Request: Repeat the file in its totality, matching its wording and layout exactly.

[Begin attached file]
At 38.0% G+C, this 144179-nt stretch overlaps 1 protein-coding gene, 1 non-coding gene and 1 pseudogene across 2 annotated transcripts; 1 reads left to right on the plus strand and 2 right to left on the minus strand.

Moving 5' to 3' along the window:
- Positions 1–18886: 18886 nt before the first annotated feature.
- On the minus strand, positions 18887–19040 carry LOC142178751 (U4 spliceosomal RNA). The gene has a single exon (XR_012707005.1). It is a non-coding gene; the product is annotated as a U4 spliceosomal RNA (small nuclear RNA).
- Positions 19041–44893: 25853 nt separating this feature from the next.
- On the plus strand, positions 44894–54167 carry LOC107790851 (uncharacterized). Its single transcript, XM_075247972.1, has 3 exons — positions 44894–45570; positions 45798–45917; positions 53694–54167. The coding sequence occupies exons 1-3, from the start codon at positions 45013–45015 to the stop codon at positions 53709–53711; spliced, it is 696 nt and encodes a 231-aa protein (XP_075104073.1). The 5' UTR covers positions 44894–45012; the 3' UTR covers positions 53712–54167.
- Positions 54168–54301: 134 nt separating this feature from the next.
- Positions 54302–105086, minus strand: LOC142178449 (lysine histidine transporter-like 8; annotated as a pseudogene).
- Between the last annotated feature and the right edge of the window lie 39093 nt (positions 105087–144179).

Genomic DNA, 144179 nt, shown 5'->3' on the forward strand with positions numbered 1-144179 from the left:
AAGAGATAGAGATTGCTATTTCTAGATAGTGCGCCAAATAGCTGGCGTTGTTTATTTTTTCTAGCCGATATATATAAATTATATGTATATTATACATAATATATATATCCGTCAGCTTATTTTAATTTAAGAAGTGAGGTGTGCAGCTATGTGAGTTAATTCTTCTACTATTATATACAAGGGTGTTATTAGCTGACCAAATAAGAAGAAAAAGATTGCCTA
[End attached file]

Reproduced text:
At 38.0% G+C, this 144179-nt stretch overlaps 1 protein-coding gene, 1 non-coding gene and 1 pseudogene across 2 annotated transcripts; 1 reads left to right on the plus strand and 2 right to left on the minus strand.

Moving 5' to 3' along the window:
- Positions 1–18886: 18886 nt before the first annotated feature.
- On the minus strand, positions 18887–19040 carry LOC142178751 (U4 spliceosomal RNA). The gene has a single exon (XR_012707005.1). It is a non-coding gene; the product is annotated as a U4 spliceosomal RNA (small nuclear RNA).
- Positions 19041–44893: 25853 nt separating this feature from the next.
- On the plus strand, positions 44894–54167 carry LOC107790851 (uncharacterized). Its single transcript, XM_075247972.1, has 3 exons — positions 44894–45570; positions 45798–45917; positions 53694–54167. The coding sequence occupies exons 1-3, from the start codon at positions 45013–45015 to the stop codon at positions 53709–53711; spliced, it is 696 nt and encodes a 231-aa protein (XP_075104073.1). The 5' UTR covers positions 44894–45012; the 3' UTR covers positions 53712–54167.
- Positions 54168–54301: 134 nt separating this feature from the next.
- Positions 54302–105086, minus strand: LOC142178449 (lysine histidine transporter-like 8; annotated as a pseudogene).
- Between the last annotated feature and the right edge of the window lie 39093 nt (positions 105087–144179).

Genomic DNA, 144179 nt, shown 5'->3' on the forward strand with positions numbered 1-144179 from the left:
AAGAGATAGAGATTGCTATTTCTAGATAGTGCGCCAAATAGCTGGCGTTGTTTATTTTTTCTAGCCGATATATATAAATTATATGTATATTATACATAATATATATATCCGTCAGCTTATTTTAATTTAAGAAGTGAGGTGTGCAGCTATGTGAGTTAATTCTTCTACTATTATATACAAGGGTGTTATTAGCTGACCAAATAAGAAGAAAAAGATTGCCTA